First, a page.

Many home buyers are under the impression that there is only one way to complete a real estate transaction. In reality, there are a variety of options. You do not necessarily need to take the traditional approach and get a mortgage loan from a lender.
The three most common alternatives vary in terms of the control they afford either the buyer or seller. They also have varying tax implications. These options include:
Also referred to as owner financing, this option allows the purchaser of the home to make installment payments to the seller over a specified period of time and at an agreed-upon interest rate. There is typically a down payment, as usual. A purchase agreement must be created to specify remedies for the seller in the event of nonpayment, among other things.
Lease With Purchase Option
This alternative to the traditional home mortgage is exactly what it sounds like. It creates a landlord/tenant agreement in which the tenant has the option to purchase the home. One of the key distinctions from a traditional real estate transaction is that this is an option, not a commitment. In a typical purchase agreement, both parties have an obligation to complete the transaction. In a lease with purchase option, the landlord has the obligation to sell, but the tenant may choose not to buy the home.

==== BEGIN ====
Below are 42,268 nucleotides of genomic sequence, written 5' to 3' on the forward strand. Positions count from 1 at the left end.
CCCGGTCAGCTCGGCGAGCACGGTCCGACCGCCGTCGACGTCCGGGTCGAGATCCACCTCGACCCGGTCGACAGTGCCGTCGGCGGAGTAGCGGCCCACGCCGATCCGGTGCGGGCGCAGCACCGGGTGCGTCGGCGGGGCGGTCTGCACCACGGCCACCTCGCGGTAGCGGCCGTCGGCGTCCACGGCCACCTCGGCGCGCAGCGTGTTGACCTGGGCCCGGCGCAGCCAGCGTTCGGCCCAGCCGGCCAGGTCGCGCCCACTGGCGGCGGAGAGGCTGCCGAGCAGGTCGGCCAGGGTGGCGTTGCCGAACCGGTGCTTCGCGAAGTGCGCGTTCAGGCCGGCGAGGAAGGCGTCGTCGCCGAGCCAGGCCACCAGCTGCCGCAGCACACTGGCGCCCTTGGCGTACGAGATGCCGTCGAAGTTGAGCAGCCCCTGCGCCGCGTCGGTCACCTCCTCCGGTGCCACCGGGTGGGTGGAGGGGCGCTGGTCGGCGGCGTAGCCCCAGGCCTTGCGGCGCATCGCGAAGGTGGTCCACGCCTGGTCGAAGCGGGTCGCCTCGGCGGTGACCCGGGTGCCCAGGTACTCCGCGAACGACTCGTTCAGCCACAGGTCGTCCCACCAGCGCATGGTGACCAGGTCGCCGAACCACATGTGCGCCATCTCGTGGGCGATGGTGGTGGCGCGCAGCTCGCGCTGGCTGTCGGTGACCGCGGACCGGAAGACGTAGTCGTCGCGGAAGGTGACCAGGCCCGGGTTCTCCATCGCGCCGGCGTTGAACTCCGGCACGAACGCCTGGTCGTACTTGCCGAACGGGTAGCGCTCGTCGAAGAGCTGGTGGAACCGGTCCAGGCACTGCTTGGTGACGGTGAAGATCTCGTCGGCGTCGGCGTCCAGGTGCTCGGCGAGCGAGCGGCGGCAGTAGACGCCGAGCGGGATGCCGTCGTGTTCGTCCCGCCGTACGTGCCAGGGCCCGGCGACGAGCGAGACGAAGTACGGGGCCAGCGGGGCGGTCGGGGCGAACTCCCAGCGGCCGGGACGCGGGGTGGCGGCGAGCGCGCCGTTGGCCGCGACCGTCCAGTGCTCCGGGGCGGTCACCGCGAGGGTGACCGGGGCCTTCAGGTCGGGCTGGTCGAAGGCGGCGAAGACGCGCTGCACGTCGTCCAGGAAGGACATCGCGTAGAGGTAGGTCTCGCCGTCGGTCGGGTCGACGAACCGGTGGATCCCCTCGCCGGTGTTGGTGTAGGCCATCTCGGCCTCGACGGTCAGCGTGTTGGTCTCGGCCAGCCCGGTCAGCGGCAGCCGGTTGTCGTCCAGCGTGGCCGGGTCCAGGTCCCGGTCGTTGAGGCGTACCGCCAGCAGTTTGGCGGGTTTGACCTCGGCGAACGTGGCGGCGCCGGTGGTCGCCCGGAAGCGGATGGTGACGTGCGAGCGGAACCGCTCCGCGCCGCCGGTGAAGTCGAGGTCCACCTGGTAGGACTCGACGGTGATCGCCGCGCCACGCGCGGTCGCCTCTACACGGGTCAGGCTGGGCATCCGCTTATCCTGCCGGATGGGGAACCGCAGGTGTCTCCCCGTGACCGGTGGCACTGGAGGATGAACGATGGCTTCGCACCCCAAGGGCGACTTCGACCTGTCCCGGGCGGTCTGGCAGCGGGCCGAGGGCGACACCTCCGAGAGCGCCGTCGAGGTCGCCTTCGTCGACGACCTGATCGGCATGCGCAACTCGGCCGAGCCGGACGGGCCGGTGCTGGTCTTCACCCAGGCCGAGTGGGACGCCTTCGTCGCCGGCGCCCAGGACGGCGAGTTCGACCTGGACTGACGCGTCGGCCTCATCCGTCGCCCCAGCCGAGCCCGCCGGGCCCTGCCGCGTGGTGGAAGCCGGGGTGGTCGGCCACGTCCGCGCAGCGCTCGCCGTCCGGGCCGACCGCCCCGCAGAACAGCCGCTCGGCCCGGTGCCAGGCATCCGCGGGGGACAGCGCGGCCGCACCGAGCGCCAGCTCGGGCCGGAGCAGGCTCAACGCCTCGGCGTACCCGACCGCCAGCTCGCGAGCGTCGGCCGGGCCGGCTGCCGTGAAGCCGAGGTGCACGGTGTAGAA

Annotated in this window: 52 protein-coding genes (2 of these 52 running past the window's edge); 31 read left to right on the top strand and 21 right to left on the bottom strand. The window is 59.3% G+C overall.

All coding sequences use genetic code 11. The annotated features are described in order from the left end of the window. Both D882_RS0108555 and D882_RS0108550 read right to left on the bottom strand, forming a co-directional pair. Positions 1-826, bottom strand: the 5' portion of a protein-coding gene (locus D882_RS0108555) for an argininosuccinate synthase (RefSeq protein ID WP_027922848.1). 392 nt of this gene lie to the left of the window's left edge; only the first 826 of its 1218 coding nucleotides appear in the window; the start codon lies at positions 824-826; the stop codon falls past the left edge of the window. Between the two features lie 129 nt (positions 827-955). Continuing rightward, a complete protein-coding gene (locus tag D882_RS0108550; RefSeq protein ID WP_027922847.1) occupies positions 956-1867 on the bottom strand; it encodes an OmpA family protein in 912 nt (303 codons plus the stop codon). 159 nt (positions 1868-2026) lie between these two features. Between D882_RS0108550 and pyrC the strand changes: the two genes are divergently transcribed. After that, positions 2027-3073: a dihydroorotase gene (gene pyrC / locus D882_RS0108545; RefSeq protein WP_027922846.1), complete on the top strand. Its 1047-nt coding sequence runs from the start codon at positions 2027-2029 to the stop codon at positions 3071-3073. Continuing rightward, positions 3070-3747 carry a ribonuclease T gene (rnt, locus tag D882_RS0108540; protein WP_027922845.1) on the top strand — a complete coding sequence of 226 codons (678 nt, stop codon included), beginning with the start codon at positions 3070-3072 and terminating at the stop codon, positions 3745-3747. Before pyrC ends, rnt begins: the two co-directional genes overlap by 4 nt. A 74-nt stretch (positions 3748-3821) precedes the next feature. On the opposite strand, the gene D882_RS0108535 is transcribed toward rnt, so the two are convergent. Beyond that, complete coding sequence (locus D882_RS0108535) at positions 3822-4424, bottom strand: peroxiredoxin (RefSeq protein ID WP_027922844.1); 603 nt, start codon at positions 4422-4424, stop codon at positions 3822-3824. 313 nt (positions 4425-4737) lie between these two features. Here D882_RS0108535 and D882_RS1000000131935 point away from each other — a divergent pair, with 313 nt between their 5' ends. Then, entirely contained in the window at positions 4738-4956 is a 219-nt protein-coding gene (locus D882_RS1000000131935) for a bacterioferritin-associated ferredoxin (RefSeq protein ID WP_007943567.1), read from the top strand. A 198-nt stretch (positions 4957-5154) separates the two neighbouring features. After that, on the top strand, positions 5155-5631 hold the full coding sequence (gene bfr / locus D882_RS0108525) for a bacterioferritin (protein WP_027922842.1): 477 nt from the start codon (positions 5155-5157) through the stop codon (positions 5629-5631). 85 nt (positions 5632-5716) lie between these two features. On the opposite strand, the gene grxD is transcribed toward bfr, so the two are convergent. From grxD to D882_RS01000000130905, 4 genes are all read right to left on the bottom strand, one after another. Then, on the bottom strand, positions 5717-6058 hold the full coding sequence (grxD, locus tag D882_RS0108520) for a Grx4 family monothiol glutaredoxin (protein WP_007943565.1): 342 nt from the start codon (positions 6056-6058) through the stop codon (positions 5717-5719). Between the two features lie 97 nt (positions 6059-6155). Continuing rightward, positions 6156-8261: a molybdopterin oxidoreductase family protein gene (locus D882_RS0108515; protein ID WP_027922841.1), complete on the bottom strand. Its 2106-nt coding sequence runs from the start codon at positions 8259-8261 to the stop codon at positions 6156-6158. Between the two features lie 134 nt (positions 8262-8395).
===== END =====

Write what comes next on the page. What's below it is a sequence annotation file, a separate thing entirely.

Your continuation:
Contract For Deed
This option is somewhere between seller financing and leasing with a purchase option. As in a seller financing arrangement, this option involves the buyer making installment payments over a set period of time at an agreed-upon interest rate. However, it is similar to a lease in terms of how the seller retains ownership of the property.
What Are The Benefits Of These Options?
All of these options allow you to cut out the middleman, which can save time and money for both the buyer and seller. There is more that can be negotiated directly between the two parties, including interest rates that may be more favorable to one or the other. For example, if a buyer does not qualify for a traditional mortgage loan, he or she may be able to purchase a home with seller financing at an interest rate that benefits the seller.
What Are The Drawbacks?
There are risks involved. For example, if a seller is unaware of or fails to communicate encumbrances, it could prevent the buyer from obtaining title even if payment is made in full. The key is to work with an attorney experienced in these forms of real estate transactions. Attorney Matthew Obermeier can offer guidance about whether one of these options makes sense for you. He can draft a contract that affords you the necessary protections or review a contract that has been presented to you and negotiate as needed.